202 Zimbabwe – Election Scenarios Latest Report on Zimbabwe from the International Crisis Group
Constitutional Scorecard for a snapshot view of the proposed Constitution
For final Draft Constitution click on : https://www.google.co.uk/search?q=draft+constitution+zimbabwe&rlz=1C1RNNN_enGB406GB406&aq=f&oq=draft&aqs=chrome.1.57j59j61l3j0&sourceid=chrome&ie=UTF-8
For abridged version click on http://www.swradioafrica.com/
Zimbabwe Referendum Watch (ZRW) : Issue 1
Sokwanele : 03 March 2013
Go to link below for Human Rights Watch Report on Zimbabwe – January 2013
News Updates 2012 /13
For ZEN’s overview of 2nd Stakeholders Conference ZENSpecialFocus2ndStakeholders
For ZEN’s Discussion Paper on Elections click on 2012SeptZENonElections
Click on http://www.sokwanele.com/zigwatch for Issue 40 of Zimbabwe Inclusive government Watch (a summary of recent events)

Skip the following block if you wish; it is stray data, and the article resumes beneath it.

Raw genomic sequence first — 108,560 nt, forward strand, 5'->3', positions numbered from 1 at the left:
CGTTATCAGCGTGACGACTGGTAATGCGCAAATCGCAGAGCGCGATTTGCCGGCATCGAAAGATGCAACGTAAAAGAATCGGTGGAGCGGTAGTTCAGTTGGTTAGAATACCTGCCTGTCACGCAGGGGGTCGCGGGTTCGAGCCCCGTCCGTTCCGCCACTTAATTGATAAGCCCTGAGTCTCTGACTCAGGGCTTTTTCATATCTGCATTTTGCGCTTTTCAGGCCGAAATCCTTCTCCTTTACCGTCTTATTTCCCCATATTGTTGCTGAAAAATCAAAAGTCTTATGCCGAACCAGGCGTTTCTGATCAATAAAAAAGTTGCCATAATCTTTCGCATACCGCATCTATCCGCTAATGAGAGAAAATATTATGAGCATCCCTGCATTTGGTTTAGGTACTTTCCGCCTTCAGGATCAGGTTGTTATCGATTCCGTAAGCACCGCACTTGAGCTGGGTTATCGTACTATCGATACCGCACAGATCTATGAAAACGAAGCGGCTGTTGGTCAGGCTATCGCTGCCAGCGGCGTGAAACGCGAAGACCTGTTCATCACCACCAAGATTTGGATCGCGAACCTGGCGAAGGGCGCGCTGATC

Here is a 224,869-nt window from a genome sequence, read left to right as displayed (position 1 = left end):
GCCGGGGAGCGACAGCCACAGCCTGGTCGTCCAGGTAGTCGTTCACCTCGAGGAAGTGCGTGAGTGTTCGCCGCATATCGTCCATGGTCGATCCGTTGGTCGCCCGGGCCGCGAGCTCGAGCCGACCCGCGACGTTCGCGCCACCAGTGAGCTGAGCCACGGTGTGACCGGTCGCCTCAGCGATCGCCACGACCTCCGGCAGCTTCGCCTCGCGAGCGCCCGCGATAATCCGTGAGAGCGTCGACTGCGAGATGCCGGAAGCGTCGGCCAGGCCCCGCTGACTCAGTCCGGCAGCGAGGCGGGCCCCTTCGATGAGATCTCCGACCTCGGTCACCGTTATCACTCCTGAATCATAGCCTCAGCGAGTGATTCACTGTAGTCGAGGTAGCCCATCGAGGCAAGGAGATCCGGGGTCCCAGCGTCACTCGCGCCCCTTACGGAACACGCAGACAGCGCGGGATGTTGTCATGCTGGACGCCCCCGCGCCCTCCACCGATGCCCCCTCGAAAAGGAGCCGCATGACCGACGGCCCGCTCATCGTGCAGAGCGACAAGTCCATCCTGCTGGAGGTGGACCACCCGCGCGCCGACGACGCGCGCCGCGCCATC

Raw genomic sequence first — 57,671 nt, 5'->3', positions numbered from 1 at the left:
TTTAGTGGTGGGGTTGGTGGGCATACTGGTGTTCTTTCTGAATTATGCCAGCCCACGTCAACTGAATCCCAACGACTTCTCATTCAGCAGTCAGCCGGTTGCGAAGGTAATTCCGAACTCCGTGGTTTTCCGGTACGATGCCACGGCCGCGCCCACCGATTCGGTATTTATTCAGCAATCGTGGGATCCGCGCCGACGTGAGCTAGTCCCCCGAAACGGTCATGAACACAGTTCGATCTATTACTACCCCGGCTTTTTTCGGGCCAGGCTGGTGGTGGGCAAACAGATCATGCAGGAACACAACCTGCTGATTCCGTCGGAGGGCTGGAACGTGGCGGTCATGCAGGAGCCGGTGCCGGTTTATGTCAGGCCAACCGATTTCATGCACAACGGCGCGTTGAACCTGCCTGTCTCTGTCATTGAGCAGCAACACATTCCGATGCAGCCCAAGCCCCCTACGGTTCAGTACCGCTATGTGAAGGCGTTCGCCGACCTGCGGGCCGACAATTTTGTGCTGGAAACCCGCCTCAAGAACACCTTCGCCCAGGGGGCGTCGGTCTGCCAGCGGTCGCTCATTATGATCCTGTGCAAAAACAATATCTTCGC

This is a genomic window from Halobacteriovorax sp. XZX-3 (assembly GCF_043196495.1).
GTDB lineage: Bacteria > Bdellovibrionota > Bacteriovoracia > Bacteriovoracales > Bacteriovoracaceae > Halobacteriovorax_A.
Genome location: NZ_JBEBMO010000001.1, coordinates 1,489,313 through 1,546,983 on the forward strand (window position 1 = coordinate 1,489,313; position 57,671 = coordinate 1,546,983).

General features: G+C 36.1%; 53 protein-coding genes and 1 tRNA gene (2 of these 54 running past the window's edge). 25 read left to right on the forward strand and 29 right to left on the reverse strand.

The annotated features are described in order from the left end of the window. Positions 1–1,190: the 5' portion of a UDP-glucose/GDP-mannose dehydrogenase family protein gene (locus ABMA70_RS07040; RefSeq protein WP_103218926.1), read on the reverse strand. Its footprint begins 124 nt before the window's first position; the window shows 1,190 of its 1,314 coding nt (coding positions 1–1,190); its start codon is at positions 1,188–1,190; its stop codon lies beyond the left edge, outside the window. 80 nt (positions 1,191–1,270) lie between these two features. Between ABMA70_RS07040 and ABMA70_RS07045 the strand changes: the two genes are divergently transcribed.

Financing a Parallel Government – New report by Global Witness http://www.globalwitness.co.uk/library/financing-parallel-government-Zimbabwe
http://pambazuka.org/en/category/features/82894 for “Political paralysis of coalition government stalls nation” 13 June 2012
Crisis Coalition Briefing number 69 :http://www.crisiszimbabwe.org/.
Click on http://www.sokwanele.com/ for Issue 37 of Zimbabwe Inclusive government Watch (a summary of recent events)
Click on 201310Weekly for roundup of recent news
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Click on ZENWeekly201215 for a roundup of recent news
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Click on ZENweekly082012 for a roundup of the week’s news
Click on ZENweekly072012 for a roundup of the week’s news
Click on ZENweekly052012 for a roundup of the week’s news
Click on ZENweekly042012 for a roundup of the week’s news
Click on heading above for updated Operational Guidance Note on Zimbabwe, August 2012
Still Here Still Human has published a response to the OGN,
Zimbabwe Lawyers for Human Rights summarised analyis of COPAC Draft Constitution (26 September 2012)
Click on link below for current Country of Origin Information on Zimbabwe
Click link for Amnesty report on Zimbabwe
Click on heading above for the report from the Fact Finding Mission who visited Zimbabwe in August 2010